My laptop tends to run with about 256MB counted as "Buffers" - in
free -w -h - out of about 8GB of RAM.
I'm interested in memory usage. I sometimes get into trouble using too much. I'm not worried as such about the ~256MB "Buffers" usage, but I am curious.
I have worked out which software uses it, and the usage appears to be (almost entirely?) unnecessary 8-). I have two ext4 filesystems mounted, each with a journal size of 128MB. The ~256MB "Buffers" usage is basically all cached writes from ext4 journals.
I can see no need to cache the entire journal file of each filesystem. (Most of the time, only a small amount of the journal will have "live data" in it! I am not using
data=journalled). I am interested in this specific unnecessary "Buffers" usage. I understand that there may be other uses and some of them may be more necessary. E.g. for all I know, it might be useful to cache the part of the journal which does currently hold live data.
When I was investigating, I noticed that "Buffers" were 30% of the physical RAM on a smaller system!
My question is, how well does Linux make sure to drop the bulk of these unnecessary "Buffers", when memory is requested for any other purpose, including for page cache? Please cite the evidence that your beliefs are based on.
I am not specifically interested in historical differences, only the behaviour of a "current" system. If you are interested, my laptop is currently running Fedora 28, kernel version 4.18.16-200.fc28.x86_64. (Or the smaller system is running Debian 9, kernel version 4.9.0-8-marvell).
Relevant details about Linux page cache
I feel more familiar with the idea of the page cache -
free -w -h - than I am with the behaviour of "Buffers".
I have recently re-read this thread: What page replacement algorithms are used in Linux kernel for OS file cache?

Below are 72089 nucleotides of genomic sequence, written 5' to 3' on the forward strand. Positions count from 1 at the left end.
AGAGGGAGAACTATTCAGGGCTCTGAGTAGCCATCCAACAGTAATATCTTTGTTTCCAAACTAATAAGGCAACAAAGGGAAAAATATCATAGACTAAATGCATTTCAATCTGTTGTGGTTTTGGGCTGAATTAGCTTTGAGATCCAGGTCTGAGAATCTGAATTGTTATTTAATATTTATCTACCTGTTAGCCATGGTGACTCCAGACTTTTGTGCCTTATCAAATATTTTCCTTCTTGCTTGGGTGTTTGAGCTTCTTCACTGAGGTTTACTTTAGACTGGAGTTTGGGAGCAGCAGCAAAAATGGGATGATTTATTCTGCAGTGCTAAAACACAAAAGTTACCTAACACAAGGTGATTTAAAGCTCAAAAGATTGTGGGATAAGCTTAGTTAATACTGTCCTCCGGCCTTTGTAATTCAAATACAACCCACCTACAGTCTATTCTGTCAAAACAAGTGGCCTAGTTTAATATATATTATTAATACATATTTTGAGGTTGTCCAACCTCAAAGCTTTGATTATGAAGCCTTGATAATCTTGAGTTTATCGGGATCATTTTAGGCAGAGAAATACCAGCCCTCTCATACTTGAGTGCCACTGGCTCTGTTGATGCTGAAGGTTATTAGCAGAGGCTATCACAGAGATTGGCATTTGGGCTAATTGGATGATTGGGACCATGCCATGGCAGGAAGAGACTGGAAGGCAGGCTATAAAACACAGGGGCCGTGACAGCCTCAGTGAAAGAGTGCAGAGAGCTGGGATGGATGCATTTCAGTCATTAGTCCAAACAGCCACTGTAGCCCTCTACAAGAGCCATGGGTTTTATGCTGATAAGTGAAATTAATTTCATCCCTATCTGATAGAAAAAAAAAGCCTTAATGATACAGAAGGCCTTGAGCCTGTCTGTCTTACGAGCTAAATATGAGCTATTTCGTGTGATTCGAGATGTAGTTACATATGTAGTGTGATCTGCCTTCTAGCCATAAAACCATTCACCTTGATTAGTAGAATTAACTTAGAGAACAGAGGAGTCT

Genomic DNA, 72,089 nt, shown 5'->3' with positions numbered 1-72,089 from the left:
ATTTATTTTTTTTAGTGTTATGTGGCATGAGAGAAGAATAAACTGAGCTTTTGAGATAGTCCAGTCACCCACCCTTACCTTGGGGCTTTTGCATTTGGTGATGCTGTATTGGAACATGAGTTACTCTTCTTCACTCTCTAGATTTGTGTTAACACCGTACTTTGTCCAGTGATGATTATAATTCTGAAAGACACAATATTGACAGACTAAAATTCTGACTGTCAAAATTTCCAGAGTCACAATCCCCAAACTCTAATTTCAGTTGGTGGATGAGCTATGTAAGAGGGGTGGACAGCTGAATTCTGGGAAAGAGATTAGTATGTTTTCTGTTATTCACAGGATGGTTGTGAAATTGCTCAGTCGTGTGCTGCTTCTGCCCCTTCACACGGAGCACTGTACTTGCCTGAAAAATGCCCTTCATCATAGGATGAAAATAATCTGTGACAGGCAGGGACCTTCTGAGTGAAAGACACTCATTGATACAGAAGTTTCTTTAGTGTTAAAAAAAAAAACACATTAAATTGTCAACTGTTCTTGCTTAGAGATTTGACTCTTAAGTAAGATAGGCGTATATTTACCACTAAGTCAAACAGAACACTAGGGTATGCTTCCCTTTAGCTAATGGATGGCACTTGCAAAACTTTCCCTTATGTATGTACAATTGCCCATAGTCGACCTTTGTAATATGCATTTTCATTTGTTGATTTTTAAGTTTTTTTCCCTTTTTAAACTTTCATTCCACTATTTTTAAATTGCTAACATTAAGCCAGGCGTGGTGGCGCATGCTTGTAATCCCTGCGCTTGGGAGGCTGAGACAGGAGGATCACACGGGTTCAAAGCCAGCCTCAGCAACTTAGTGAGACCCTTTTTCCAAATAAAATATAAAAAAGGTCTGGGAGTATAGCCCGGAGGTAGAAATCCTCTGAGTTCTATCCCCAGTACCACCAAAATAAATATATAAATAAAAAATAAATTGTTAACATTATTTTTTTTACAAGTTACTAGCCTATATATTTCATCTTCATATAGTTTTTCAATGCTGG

Accesses to uncached file pages, e.g. the reads and writes when copying an uncached file, are cached on the "inactive" LRU list. When reclaiming memory from the page cache, the kernel prefers to start with the "inactive" pages which were least recently used. It prefers these over the "active" pages, which are pages that have been accessed more than once, even if they might be older.
In particular, notice this allows you to run an arbitrarily large file copy, without swapping out all your running programs. All of the important memory pages of your running programs be on the "active" list, because the important pages will have been accessed more than once.
This is a first approximation to the complexities of Linux memory management. I use some vague words like "prefers" here, because I am not an expert on these complexities.
Ideally, I would like any unnecessary "Buffers" to be reclaimed first, before reclaiming any page cache. (In case you count "Buffers" as part of the page cache, you should instead understand that I would like any unnecessary "Buffers" to be reclaimed before any cached regular files).
So I am curious. Will the unnecessary "Buffers" be reclaimed before any of the "inactive" page cache? Or can I only say that they tend to be reclaimed before "active" page cache? Or are there more details that must be explained, before we can make any comparison with the page cache?